You need to have Python 3.4 installed on your machine in order to work through the chapters smoothly.
You can download the example code files for this book from your account at www.packt.com. If you purchased this book elsewhere, you can visit www.packt.com/support and register to have the files emailed directly to you.
You can download the code files by following these steps:
- Log in or register at www.packt.com.
- Select the SUPPORT tab.
- Click on Code Downloads & Errata.
- Enter the name of the book in the Search box and follow the onscreen instructions.
Once the file is downloaded, please make sure that you unzip or extract the folder using the latest version of:
- WinRAR/7-Zip for Windows
- Zipeg/iZip/UnRarX for Mac
- 7-Zip/PeaZip for Linux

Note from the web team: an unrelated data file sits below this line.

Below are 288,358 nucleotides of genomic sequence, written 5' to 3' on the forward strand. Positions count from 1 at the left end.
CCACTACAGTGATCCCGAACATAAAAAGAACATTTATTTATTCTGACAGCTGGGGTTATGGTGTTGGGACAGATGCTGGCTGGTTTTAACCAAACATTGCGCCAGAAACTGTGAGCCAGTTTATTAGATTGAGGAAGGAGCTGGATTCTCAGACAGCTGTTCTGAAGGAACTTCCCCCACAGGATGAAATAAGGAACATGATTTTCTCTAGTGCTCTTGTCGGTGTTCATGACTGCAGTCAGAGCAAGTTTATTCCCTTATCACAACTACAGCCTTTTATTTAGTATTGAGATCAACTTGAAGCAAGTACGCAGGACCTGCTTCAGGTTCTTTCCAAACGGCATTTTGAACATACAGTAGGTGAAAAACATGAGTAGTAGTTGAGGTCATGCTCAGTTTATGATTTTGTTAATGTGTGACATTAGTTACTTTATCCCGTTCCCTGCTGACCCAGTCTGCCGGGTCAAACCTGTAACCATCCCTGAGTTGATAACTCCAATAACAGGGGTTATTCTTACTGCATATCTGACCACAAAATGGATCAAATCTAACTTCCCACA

The code bundle for the book is also hosted on GitHub at https://github.com/PacktPublishing/Hands-On-Markov-Models-with-Python. In case there's an update to the code, it will be updated on the existing GitHub repository.
We also have other code bundles from our rich catalog of books and videos available at https://github.com/PacktPublishing/. Check them out!
We also provide a PDF file that has color images of the screenshots/diagrams used in this book. You can download it here: http://www.packtpub.com/sites/default/files/downloads/9781788625449_ColorImages.pdf.
There are a number of text conventions used throughout this book.
CodeInText: Indicates code words in text, database table names, folder names, filenames, file extensions, pathnames, dummy URLs, user input, and Twitter handles. Here is an example: "Now, let's define the MFCTagger class."
A block of code is set as follows:
from hmmlearn.hmm import GaussianHMM
import numpy as np
import matplotlib.pyplot as plt
Any command-line input or output is written as follows:
pip install matplotlib datetime
Bold: Indicates a new term, an important word, or words that you see onscreen. For example, words in menus or dialog boxes appear in the text like this. Here is an example: "The possible states of the outcomes are also known as the domain of the random variable."